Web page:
The Science and Psychology of Music Performance: Creative Strategies for Teaching and Learning

By Fredrickson, William E. | Psychomusicology, Spring 2002 | Go to article overview

The Science and Psychology of Music Performance: Creative Strategies for Teaching and Learning


Fredrickson, William E., Psychomusicology


The Science and Psychology of Music Performance: Creative Strategies for Teaching and Learning, by Richard Parncutt and Gary E. McPherson, (Eds.) Oxford: Oxford University Press, 2002

Among practicing musicians and music teachers there is no shortage of opinion, shared in print or passed from one person to another, on just about any topic one might name related to the performance and teaching of music. The great performers and pedagogues are sought out for their wisdom and expertise. At the same time there is an abundance of research, written primarily by college professors of music education and psychology (and many times their graduate students) that has examined in some detail these same general areas. Eminent scholars are widely published, and in some circles, read. In practical fact the two sources of information, or ways of knowing about music and teaching, pay less attention to each other than the situation warrants (or the participants deserve). The extent to which research can inform practice, and vise versa, are at the heart of The Science and Psychology of Music Performance.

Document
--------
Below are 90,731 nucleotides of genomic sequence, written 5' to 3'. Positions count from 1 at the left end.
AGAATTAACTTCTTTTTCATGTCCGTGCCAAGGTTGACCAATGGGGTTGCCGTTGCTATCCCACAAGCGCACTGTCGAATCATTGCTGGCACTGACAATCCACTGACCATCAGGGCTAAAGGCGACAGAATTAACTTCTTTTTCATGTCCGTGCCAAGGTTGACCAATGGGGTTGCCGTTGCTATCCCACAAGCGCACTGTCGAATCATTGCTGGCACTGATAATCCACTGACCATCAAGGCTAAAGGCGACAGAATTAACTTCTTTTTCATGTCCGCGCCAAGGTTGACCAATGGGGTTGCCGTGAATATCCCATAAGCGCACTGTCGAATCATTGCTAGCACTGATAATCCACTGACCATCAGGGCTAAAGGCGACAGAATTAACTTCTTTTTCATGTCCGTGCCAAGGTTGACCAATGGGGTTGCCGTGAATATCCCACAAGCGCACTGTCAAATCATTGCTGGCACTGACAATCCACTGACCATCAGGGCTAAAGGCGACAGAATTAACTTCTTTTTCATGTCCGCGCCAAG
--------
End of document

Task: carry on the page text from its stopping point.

In the introduction to the book, editors Parncutt and McPherson address this issue as central to their rationale for creating something which is much more than another re view of the 1 iterature. The chapter authors were invited to contribute, and paired under specific headings, because as members of a duo they each bring a focus on either the practical or theoretical. It is true that many of these authors have expertise in both ways of knowing about music performance, but the editors have done a good job of developing teams of experts who are able to bring aprimary focus to bear on the task of working in concert with their partner. The result is a volume which comes as close as anything to date in providing understandable explanations of research and practical applications of results.

Three major area headings of the book are used to create the inevitable taxonomy. …

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